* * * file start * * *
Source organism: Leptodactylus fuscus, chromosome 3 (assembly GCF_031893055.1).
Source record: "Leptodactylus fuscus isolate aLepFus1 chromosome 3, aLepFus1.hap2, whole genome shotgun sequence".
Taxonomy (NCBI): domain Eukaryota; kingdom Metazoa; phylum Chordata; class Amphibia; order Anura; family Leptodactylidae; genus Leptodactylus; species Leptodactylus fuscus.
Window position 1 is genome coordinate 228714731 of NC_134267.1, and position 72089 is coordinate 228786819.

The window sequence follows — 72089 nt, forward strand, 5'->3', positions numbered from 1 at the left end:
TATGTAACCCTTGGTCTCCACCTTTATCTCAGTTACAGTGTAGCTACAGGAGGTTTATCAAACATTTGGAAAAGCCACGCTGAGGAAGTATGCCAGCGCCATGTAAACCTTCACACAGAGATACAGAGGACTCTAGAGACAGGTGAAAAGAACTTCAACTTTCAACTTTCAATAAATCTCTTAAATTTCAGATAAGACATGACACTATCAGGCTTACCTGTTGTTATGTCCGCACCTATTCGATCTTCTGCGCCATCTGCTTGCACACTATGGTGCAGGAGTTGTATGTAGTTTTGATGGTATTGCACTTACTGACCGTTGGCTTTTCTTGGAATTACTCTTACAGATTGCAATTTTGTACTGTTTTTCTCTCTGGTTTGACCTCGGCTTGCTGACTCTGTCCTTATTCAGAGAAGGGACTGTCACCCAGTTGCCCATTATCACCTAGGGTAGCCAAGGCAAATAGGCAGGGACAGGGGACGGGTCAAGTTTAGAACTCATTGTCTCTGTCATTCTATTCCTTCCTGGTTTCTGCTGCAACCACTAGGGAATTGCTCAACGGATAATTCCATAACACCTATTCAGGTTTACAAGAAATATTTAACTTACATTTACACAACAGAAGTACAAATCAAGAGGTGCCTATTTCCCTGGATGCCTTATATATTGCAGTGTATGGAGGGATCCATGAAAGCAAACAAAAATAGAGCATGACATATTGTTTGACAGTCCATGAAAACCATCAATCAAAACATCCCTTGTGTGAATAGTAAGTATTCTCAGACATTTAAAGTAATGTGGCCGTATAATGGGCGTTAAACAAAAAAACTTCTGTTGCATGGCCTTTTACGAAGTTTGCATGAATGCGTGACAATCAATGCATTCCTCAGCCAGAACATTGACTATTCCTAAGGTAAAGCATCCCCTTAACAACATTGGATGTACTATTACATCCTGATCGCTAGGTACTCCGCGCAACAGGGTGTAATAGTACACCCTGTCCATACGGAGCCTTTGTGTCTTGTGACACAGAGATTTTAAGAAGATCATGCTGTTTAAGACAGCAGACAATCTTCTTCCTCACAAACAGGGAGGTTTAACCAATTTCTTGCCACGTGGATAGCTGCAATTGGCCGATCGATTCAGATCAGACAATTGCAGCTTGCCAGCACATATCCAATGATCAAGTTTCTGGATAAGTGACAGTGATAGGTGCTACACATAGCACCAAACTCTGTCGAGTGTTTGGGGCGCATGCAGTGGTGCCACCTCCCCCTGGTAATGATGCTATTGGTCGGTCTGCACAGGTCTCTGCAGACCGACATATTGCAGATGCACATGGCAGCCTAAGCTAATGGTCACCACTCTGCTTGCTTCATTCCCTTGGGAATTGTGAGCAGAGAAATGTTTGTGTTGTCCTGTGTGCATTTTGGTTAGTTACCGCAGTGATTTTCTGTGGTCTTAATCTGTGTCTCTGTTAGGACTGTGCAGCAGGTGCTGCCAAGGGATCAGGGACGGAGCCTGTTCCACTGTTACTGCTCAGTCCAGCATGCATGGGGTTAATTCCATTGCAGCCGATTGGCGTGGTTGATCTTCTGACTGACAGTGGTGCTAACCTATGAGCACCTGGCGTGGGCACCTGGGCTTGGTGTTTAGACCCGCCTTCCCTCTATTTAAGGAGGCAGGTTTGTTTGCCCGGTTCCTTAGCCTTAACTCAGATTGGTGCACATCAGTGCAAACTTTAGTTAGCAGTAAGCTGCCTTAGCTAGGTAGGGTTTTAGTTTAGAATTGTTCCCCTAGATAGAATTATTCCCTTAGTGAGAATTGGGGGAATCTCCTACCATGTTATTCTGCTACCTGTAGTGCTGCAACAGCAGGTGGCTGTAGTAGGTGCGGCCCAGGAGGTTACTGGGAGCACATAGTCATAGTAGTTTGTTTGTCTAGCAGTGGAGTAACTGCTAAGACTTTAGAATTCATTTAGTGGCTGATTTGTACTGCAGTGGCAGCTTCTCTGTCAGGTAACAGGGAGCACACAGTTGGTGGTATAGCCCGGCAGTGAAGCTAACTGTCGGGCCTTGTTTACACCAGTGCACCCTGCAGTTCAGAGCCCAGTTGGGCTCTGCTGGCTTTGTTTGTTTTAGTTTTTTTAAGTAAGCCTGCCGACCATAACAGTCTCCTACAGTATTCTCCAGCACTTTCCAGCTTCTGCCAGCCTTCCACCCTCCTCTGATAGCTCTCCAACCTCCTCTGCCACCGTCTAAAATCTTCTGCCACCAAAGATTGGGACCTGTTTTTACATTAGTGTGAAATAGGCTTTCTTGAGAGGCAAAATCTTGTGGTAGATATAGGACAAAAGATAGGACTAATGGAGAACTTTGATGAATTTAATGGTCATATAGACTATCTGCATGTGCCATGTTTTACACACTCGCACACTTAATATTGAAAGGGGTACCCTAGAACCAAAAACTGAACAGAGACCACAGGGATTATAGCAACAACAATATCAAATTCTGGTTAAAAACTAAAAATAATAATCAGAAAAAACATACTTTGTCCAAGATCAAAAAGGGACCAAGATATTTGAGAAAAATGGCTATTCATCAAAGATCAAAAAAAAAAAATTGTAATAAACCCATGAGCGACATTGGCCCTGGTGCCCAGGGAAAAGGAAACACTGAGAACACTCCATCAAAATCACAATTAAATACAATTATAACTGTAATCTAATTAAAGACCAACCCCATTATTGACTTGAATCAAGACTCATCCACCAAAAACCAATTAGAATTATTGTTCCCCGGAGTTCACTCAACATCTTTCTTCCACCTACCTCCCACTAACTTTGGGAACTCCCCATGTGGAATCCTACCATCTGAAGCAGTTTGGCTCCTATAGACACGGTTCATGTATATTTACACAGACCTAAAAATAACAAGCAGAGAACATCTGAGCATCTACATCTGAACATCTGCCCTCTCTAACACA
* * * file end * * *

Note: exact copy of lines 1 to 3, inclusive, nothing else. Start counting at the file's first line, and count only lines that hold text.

Source organism: Leptodactylus fuscus, chromosome 3 (assembly GCF_031893055.1).
Source record: "Leptodactylus fuscus isolate aLepFus1 chromosome 3, aLepFus1.hap2, whole genome shotgun sequence".
Taxonomy (NCBI): domain Eukaryota; kingdom Metazoa; phylum Chordata; class Amphibia; order Anura; family Leptodactylidae; genus Leptodactylus; species Leptodactylus fuscus.